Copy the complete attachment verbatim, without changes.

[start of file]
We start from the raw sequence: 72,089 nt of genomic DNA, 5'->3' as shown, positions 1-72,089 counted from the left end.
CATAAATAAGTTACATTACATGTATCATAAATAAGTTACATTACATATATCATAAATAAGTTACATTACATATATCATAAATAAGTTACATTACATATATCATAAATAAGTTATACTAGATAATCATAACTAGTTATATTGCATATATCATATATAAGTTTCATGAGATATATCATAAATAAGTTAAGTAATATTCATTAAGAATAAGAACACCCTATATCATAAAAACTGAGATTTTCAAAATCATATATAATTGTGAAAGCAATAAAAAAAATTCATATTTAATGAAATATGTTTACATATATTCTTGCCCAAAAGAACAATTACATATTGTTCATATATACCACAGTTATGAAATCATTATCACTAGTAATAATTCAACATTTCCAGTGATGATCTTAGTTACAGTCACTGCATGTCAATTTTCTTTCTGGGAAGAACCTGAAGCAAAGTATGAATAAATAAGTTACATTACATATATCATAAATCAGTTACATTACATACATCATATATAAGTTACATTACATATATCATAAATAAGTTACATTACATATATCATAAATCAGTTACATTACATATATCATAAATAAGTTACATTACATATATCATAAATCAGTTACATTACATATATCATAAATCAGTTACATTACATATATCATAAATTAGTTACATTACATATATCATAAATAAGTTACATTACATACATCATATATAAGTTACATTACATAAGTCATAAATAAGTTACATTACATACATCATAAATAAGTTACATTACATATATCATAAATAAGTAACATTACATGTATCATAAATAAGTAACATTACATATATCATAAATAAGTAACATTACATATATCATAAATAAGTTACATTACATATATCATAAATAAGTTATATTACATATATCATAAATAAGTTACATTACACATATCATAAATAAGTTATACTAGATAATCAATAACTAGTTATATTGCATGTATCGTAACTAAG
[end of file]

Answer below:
We start from the raw sequence: 72,089 nt of genomic DNA, 5'->3' as shown, positions 1-72,089 counted from the left end.
CATAAATAAGTTACATTACATGTATCATAAATAAGTTACATTACATATATCATAAATAAGTTACATTACATATATCATAAATAAGTTACATTACATATATCATAAATAAGTTATACTAGATAATCATAACTAGTTATATTGCATATATCATATATAAGTTTCATGAGATATATCATAAATAAGTTAAGTAATATTCATTAAGAATAAGAACACCCTATATCATAAAAACTGAGATTTTCAAAATCATATATAATTGTGAAAGCAATAAAAAAAATTCATATTTAATGAAATATGTTTACATATATTCTTGCCCAAAAGAACAATTACATATTGTTCATATATACCACAGTTATGAAATCATTATCACTAGTAATAATTCAACATTTCCAGTGATGATCTTAGTTACAGTCACTGCATGTCAATTTTCTTTCTGGGAAGAACCTGAAGCAAAGTATGAATAAATAAGTTACATTACATATATCATAAATCAGTTACATTACATACATCATATATAAGTTACATTACATATATCATAAATAAGTTACATTACATATATCATAAATCAGTTACATTACATATATCATAAATAAGTTACATTACATATATCATAAATCAGTTACATTACATATATCATAAATCAGTTACATTACATATATCATAAATTAGTTACATTACATATATCATAAATAAGTTACATTACATACATCATATATAAGTTACATTACATAAGTCATAAATAAGTTACATTACATACATCATAAATAAGTTACATTACATATATCATAAATAAGTAACATTACATGTATCATAAATAAGTAACATTACATATATCATAAATAAGTAACATTACATATATCATAAATAAGTTACATTACATATATCATAAATAAGTTATATTACATATATCATAAATAAGTTACATTACACATATCATAAATAAGTTATACTAGATAATCAATAACTAGTTATATTGCATGTATCGTAACTAAG